The calibration procedure uses a specific gas concentration to set a value against which the detector will use to compare the concentration of leaking gas to, should there be a leak. If the leaking gas concentration is higher than the calibrated set value, the alarm will sound and depending on the instrument features and configurations, relays will activate other safety equipment, such as fans or other alarm devices.

Calibration takes longer and uses more gas then bump tests. However, calibrating the sensor against a known gas standard is the only way to know if the detector will accurately respond to the gases it is designed to detect.

Do you keep a maintenance log? Maintaining a written record of the calibration and bump test results, including adjustments made for calibration drift and any maintenance and repairs carried out, provides a history for reference on how the detector has been performing.

Best Practices:

  • Use the recommended calibration gas concentration.
  • Never use a calibration gas that has passed its expiry date.
  • Follow the manufacturer’s instructions on how to properly calibrate the detector and use the tubing, flow rate, regulators and adapter hood provided by or recommended by the manufacturer of the instrument.
  • Establish a preventative maintenance schedule that includes bump tests, calibrations and physical checks of the equipment.
  • When calibrating sticky gases such as Ozone, Chlorine, Hydrogen Chloride, Ammonia or Nitrogen dioxide, use a Teflon lined hose so the gas doesn’t saturate and adhere to the tubing, weakening the concentration of the flow of gas. Also, keep the length of the Teflon hose to no more than 2 – 3 ft so the gas flow concentration doesn’t lessen over the distance from the cylinder to the sensor.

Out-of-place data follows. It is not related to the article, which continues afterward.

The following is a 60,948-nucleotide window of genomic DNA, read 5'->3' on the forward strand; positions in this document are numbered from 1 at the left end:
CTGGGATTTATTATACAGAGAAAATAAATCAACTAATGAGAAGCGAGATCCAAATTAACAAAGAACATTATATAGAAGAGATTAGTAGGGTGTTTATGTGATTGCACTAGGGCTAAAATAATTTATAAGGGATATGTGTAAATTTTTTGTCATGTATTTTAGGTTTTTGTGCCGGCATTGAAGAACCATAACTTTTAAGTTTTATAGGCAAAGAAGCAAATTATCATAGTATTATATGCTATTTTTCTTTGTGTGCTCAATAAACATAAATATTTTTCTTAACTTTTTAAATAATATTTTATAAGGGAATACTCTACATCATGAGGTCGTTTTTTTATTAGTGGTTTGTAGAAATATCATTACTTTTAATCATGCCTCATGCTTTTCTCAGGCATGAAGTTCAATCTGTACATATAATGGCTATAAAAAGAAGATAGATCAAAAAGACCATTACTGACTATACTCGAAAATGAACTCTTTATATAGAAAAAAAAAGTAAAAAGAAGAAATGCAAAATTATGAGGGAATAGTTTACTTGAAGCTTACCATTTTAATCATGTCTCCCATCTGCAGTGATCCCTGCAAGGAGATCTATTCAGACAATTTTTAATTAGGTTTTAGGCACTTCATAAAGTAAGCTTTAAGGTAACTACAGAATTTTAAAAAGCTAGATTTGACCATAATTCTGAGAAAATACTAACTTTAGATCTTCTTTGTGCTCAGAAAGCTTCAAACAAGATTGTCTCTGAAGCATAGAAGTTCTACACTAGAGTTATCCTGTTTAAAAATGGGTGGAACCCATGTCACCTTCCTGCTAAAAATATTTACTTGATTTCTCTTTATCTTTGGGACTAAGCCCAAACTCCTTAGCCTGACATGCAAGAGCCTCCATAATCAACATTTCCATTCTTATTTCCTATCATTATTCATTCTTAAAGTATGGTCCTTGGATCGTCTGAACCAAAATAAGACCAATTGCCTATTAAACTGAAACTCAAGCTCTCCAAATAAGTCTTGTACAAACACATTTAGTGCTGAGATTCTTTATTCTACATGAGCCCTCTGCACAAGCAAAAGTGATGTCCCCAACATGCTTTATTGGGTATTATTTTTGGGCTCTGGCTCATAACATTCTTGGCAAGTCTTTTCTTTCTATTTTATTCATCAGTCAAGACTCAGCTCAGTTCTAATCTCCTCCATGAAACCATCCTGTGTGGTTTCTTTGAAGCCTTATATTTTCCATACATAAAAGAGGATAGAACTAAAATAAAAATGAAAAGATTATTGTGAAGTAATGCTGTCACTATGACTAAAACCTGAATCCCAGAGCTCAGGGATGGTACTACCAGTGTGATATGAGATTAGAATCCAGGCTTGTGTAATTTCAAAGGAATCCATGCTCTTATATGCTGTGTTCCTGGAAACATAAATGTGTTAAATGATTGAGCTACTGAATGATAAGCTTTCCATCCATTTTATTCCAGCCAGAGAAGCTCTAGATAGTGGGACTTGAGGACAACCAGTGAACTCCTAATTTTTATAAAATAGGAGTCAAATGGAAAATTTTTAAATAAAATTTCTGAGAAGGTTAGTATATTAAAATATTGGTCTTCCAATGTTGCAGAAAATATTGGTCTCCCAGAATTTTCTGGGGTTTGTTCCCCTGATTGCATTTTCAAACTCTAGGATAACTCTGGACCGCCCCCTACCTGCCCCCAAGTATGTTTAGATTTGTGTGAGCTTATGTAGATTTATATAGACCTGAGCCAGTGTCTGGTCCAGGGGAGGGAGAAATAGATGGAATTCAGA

• When calibrating a chlorine sensor, use a chlorine gas generator instead of a cylinder of chlorine. Our tests have shown Chlorine cylinder gas to be unstable and it is difficult to get an accurate reading from that source. The quality of the chlorine gas is much higher from a generator, making calibration easier and accurate.
  • Flowing dry gas over a solid state refrigerant or TVOCs sensor can result in a negative a reaction and inaccurate readings. Using a humidification chamber adds humidity and assists in recreating a “real-world” environment for the sensor.
  • When flowing zero or span gas, check the gauge. If it is not showing 30 psi or more, the flow of gas may not be adequate to meet the requirements of the regulator.
  • Be sure to notify the appropriate people before you start any maintenance that may trip relays that set off the alarms, turn on or off fans or notify the fire department directly. There is no reason to send workers and/or patrons into panic mode thinking there is a real emergency. Similarly, the fire department does not look upon false emergency response calls favorably and may charge a hefty fee for wasting their time.
  • Call the manufacturer if you have concerns, questions or require assistance.

For suggestions on gas detection systems, indoor air quality monitors, bump tests, calibration or maintenance please visit or call us at 877.940.8741


Wagner , Dave. (2011, July 13) “Bump Test or Calibration Check? General Gas Education” Industrial Scientific The Monitor Blog, accessed 23 September 2016

Theriot, Francelle. (2011, January 21) “Atmospheric Monitors: Calibration vs. Bump Testing” Roco Rescue OnLine, accessed 23 September 2016

MacNeal, James R. (2006, October 1) “Air Monitor Calibration, Bump Testing, and Sensor Challenge” OH&S Occupational Health & Safety, accessed 23 September 2016